Book Image

Functional Kotlin

By : Mario Arias, Rivu Chakraborty
Book Image

Functional Kotlin

By: Mario Arias, Rivu Chakraborty

Overview of this book

Functional programming makes your application faster, improves performance, and increases your productivity. Kotlin supports many of the popular and advanced functional features of functional languages. This book will cover the A-Z of functional programming in Kotlin. This book bridges the language gap for Kotlin developers by showing you how to create and consume functional constructs in Kotlin. We also bridge the domain gap by showing how functional constructs can be applied in business scenarios. We’ll take you through lambdas, pattern matching, immutability, and help you develop a deep understanding of the concepts and practices of functional programming. If you want learn to address problems using Recursion, Koltin has support for it as well. You’ll also learn how to use the funKtionale library to perform currying and lazy programming and more. Finally, you’ll learn functional design patterns and techniques that will make you a better programmer.By the end of the book, you will be more confident in your functional programming skills and will be able to apply them while programming in Kotlin.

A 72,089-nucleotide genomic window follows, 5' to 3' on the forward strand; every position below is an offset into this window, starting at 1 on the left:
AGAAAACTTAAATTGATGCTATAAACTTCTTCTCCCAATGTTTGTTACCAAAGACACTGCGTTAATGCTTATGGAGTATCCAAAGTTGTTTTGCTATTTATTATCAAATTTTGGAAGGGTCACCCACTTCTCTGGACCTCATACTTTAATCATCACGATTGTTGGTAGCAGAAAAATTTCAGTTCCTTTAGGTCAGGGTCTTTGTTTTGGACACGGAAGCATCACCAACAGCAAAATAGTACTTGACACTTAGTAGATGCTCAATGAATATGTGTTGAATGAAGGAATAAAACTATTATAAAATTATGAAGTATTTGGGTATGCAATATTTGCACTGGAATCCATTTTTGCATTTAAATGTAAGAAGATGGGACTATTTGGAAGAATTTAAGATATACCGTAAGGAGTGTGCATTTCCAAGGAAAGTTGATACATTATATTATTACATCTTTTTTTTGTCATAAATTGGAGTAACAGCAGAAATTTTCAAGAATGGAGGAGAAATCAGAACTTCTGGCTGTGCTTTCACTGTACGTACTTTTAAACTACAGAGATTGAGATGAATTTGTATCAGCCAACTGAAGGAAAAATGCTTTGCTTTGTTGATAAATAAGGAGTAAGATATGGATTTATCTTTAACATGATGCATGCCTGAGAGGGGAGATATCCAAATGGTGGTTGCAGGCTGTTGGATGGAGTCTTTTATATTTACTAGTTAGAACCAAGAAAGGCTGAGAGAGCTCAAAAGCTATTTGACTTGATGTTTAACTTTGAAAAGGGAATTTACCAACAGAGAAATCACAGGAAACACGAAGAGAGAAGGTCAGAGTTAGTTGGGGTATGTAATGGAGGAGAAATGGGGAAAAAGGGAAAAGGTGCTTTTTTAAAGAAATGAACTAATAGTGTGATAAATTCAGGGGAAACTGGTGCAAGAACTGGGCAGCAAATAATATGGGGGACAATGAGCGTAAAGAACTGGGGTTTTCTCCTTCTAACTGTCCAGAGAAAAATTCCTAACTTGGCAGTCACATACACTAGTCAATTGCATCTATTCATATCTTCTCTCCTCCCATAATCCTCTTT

Table of Contents (22 chapters)
Title Page
Copyright and Credits
Packt Upsell

What is immutability?

Functional programming, by its nature, is thread safe; immutability has a great role in making it thread safe. If you go by the dictionary definition, immutability means that something is unchangeable. So, as per the dictionary, an immutable variable is a variable that cannot change. Now, how can that be of any help to thread safety?

The following example shows a simple class, with no extra protective measures for thread safety:

class MutableObject { 
    var mutableProperty:Int = 1 

Just think of a situation when you're calling this class from multiple threads at the same time. There is no guarantee of integrity in this, right?

Now, imagine making mutableProperty immutable; the problem is partly solved, right?

However, if you think of immutability as creating a class and making all its variables read-only, then such a simplified explanation would not only be wrong, but would also be horrible. Actually, immutability is not about forbidding change, but about handling change...